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Apr 10, 2015 08:54 |  #5

In the US, all work product created during working hours as part of your job responsibilities is 100% property of your employer unless you have a contract that excludes some kinds of work. The fact that you did editing after hours, or left the company does not change their ownership rights. I have not worked for a company in 15 years where I did not sign an agreement that confirmed this.

Since you are in the UK, your legal position may be different. Talk to a real lawyer for real legal advice.


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MattPharmD
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Apr 11, 2015 13:03 as a reply to  @ sspellman's post |  #6

Yet, without the agreement, the real answer isn't clear.

I am not a photographer and have not signed a "work belongs to the company" agreement. I actually have examples of the opposite. I have work created during work hours, where implied agreement has left the copyright with me.

He should check with a UK lawyer, and see if he had some kind of job description or work agreement.


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Apr 11, 2015 14:16 |  #7

In the US without a specific work for hire contract existing for the photographs even if taken as an employee of the company the copyright should remain with the photographer. I believe the US courts have been very specific on this matter. Here in the UK things are quite a bit different. Given the situation my closest guess would be that without seeing a contract of employment it would probably come down to the photographer still owning the copyright, but the company having a pretty unlimited licence to use them, as you seem to have supplied them with copies of the image. What was the original agreement for the use of the images? Do you have that in writing?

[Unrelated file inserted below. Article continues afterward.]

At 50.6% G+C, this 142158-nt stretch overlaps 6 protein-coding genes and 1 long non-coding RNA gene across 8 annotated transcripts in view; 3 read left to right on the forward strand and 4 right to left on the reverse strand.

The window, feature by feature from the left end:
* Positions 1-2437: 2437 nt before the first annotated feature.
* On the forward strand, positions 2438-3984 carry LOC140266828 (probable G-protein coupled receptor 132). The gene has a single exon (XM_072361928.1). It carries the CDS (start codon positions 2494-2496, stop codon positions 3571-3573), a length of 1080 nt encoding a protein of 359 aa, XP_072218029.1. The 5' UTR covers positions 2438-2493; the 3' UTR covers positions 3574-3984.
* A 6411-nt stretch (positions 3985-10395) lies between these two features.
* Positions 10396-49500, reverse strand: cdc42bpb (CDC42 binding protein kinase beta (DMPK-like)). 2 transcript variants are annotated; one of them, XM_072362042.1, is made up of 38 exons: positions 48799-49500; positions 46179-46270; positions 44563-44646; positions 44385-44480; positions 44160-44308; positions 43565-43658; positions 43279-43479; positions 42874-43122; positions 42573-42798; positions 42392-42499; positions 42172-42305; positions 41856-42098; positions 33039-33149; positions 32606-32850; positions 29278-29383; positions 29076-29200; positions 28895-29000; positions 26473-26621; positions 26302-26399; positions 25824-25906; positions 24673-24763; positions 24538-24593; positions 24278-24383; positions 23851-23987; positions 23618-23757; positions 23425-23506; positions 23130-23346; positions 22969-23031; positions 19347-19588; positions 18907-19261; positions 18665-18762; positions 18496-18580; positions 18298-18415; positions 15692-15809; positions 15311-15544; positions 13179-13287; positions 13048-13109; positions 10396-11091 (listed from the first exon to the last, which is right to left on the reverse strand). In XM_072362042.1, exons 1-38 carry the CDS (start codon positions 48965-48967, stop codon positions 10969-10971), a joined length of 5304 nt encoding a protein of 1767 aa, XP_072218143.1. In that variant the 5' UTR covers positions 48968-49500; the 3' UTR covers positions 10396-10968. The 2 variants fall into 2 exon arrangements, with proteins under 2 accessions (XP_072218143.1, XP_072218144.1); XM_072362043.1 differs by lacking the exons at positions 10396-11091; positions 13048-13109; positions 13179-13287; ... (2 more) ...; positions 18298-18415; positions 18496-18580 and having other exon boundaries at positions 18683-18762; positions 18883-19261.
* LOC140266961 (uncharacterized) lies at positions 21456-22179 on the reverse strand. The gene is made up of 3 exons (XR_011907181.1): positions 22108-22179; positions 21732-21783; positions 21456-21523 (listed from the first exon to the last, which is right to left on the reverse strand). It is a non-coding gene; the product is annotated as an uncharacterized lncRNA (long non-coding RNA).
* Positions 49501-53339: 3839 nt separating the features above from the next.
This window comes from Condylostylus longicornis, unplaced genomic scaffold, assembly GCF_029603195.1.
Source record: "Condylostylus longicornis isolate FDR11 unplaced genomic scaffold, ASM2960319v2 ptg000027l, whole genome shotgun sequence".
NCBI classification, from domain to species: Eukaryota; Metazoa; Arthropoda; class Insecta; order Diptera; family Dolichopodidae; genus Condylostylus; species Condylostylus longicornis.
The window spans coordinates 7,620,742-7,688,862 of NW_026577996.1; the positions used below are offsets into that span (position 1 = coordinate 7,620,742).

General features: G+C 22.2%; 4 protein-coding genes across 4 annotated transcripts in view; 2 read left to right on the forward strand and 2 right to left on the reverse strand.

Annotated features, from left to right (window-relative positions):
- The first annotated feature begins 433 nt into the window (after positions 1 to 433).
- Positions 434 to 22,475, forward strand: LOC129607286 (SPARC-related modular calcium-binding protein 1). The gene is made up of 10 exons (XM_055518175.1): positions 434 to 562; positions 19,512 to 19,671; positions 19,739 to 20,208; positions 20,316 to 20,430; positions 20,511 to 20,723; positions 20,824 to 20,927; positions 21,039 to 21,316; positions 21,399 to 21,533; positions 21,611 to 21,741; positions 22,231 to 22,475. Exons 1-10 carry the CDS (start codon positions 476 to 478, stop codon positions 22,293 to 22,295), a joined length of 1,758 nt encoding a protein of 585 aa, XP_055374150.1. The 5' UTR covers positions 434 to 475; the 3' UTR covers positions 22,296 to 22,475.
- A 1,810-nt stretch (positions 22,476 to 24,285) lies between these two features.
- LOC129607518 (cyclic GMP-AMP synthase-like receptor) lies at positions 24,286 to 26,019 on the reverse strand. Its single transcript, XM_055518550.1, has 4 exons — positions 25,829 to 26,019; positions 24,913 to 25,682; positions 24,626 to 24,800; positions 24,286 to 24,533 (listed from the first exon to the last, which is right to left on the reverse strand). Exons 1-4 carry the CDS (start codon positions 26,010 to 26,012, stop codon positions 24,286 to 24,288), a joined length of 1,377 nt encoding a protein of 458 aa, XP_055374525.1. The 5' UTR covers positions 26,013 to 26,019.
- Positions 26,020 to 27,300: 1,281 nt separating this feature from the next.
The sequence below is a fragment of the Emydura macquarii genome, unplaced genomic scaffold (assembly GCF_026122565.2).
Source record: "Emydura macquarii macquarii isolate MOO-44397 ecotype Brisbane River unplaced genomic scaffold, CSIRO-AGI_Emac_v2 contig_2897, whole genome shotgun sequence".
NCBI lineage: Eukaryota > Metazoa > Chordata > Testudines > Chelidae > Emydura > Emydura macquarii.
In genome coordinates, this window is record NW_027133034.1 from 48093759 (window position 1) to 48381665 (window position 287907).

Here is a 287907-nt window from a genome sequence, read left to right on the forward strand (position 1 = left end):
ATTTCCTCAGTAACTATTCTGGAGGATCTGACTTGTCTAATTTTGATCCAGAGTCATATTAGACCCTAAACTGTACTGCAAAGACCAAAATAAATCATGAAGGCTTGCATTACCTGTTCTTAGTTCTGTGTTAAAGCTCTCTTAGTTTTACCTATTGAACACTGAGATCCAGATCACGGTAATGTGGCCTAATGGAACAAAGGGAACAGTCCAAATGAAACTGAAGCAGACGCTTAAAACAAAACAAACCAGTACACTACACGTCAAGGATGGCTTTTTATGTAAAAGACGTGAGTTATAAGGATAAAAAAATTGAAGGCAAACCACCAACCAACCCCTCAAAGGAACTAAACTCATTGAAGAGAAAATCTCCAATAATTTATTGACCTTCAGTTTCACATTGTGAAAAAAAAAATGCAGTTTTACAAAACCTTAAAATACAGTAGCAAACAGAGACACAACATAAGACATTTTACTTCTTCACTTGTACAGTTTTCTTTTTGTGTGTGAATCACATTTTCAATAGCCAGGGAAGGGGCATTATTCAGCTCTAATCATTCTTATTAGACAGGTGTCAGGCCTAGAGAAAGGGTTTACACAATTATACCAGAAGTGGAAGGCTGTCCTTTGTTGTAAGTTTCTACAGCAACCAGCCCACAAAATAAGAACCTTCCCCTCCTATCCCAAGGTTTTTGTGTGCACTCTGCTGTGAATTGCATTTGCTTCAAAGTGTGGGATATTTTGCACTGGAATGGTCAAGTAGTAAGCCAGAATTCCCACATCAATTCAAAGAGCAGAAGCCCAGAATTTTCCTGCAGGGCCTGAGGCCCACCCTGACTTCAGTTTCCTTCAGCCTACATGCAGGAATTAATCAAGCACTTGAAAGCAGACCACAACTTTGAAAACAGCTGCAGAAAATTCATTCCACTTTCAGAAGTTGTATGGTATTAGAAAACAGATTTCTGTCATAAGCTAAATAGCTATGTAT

I know getting the boot from them, only to find that they have gone ahead and used them afterwards is annoying. I can only say that you only have yourself to blame if you left them up on your Flickr for them to lift. If they did not have access to the images they could not have used them. Even though you are not working for them anymore would being difficult with this firm be likely to affect your prospects with other companies in a similar line of work?

Alan


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Brian ­ Parkes
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Apr 11, 2015 17:47 |  #8

Why do you not want them to use the images now? You agreed to shoot the images while you were an employee and did so in work time, you did some out of hours processing but lots of employees but in a few extra hours at the office. Why the change of heart?


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Dan ­ Marchant
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Apr 12, 2015 00:02 |  #9

I'm not an IP lawyer but I have spent 20 years working with some of the top IP lawyers in the UK on multi-million dollar IP licensing agreements....

1. Under UK law your employer owns the copyright on works created "as part of your work". There are various criteria to assess whether or not it was "as part of your work" but ultimately the decision can only be made by a court - so, is it worth paying a large amount of money to go to court over images you were happy for them to use and for which you (at least in part) got paid to produce.